Areas of Minnesota have been impacted by destructive protests throughout much of the past year in response to the death of George Floyd.
Ahead of a verdict announcement in the trial of the former Minneapolis police officer charged with Floyd’s murder, Democratic Gov. Tim Walz issued a state of emergency and took other actions in anticipation of further civil unrest.
“We can’t live like this”
The actions came after arguments in the trial concluded on Monday and the sequestered jury began deliberations that ultimately led to a guilty verdict for Derek Chauvin the following day.
Seven counties were included in the governor’s order, including those that make up the Twin Cities Metro area surrounding Minneapolis and St. Paul, according to KMSP.
During a news conference on Monday, Walz said: “We can’t live like this. We simply can’t. But we can’t have thousands of businesses burned and people put at risk.”
No preemptive curfews were ordered for the area, but the order left open the option for local leaders to employ such options as deemed necessary.
Walz announced other preparations, including a request for law enforcement backup from neighboring states and millions of dollars in emergency funding provided by the state legislature.
Peaceful protests and public celebrations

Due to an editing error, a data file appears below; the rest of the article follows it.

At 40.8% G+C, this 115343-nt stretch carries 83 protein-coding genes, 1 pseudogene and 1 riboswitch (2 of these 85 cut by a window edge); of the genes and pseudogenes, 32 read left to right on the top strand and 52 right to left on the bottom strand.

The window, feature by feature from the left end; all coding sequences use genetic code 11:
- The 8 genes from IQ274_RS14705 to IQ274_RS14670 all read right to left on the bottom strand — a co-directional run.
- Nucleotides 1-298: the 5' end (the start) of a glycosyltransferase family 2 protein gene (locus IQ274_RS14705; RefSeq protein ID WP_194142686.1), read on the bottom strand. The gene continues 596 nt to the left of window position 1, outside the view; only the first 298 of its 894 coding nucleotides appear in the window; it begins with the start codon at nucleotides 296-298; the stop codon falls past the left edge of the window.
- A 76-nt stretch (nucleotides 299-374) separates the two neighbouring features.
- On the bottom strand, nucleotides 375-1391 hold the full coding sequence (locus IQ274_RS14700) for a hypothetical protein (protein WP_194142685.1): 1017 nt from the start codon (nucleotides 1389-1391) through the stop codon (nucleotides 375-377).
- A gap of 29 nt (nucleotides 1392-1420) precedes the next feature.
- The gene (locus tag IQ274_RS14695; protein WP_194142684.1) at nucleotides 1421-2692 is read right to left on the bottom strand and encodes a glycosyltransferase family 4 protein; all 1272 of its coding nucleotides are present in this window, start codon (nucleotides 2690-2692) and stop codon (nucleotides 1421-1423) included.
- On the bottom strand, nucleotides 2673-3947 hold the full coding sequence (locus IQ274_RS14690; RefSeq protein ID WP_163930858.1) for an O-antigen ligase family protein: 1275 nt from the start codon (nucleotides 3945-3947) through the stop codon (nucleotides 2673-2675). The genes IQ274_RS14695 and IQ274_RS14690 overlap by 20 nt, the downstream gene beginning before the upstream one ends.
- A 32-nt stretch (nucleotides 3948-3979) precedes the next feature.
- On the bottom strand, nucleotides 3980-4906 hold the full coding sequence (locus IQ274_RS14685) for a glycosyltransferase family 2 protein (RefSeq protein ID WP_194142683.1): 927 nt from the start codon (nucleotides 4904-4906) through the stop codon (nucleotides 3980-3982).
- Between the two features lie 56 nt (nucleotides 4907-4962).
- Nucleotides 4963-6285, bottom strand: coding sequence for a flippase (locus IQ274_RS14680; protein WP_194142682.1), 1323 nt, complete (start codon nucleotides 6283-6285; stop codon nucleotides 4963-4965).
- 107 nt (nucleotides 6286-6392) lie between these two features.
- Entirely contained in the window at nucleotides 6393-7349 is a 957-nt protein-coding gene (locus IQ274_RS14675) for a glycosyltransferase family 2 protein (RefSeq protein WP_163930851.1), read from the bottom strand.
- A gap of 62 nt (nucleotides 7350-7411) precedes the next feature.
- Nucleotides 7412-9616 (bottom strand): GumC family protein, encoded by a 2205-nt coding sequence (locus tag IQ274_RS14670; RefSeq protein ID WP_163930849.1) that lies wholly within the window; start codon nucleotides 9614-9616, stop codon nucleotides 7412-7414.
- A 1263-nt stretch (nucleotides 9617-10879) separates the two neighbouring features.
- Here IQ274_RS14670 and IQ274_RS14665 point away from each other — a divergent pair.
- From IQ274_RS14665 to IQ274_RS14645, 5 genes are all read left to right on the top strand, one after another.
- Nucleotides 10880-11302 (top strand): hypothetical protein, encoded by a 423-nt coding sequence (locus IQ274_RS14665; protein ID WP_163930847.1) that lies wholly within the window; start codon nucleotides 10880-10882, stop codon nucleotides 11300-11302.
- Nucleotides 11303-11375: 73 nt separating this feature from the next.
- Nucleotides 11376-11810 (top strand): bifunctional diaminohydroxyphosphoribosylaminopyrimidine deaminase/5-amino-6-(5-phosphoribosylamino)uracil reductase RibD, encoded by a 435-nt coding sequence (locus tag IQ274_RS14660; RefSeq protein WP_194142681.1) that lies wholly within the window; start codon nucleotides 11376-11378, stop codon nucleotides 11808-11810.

Reports indicate those funds would be used to reimburse out-of-state law enforcement agencies and cover any deployment costs and overtime pay accrued by state police and other entities, including the Minnesota National Guard.
At least 3,000 National Guard troops had been deployed to the area along with hundreds, if not thousands, of law enforcement personnel. Minneapolis had been fortified by security fencing, concrete barriers, and other measures around high-risk targets like the courthouse where the Chauvin trial was taking place.
Local businesses of all sizes took their own precautions, including boarding up windows and blocking points of entry.
In the end, of course, the precautions proved unnecessary in the wake of a guilty verdict on all three counts — second-degree unintentional murder, third-degree murder, and second-degree murder — and widespread celebrations among protesters.
The scene was similar in other cities across the country, where local leaders had prepared for the worst but welcomed peaceful marches following Tuesday’s verdict.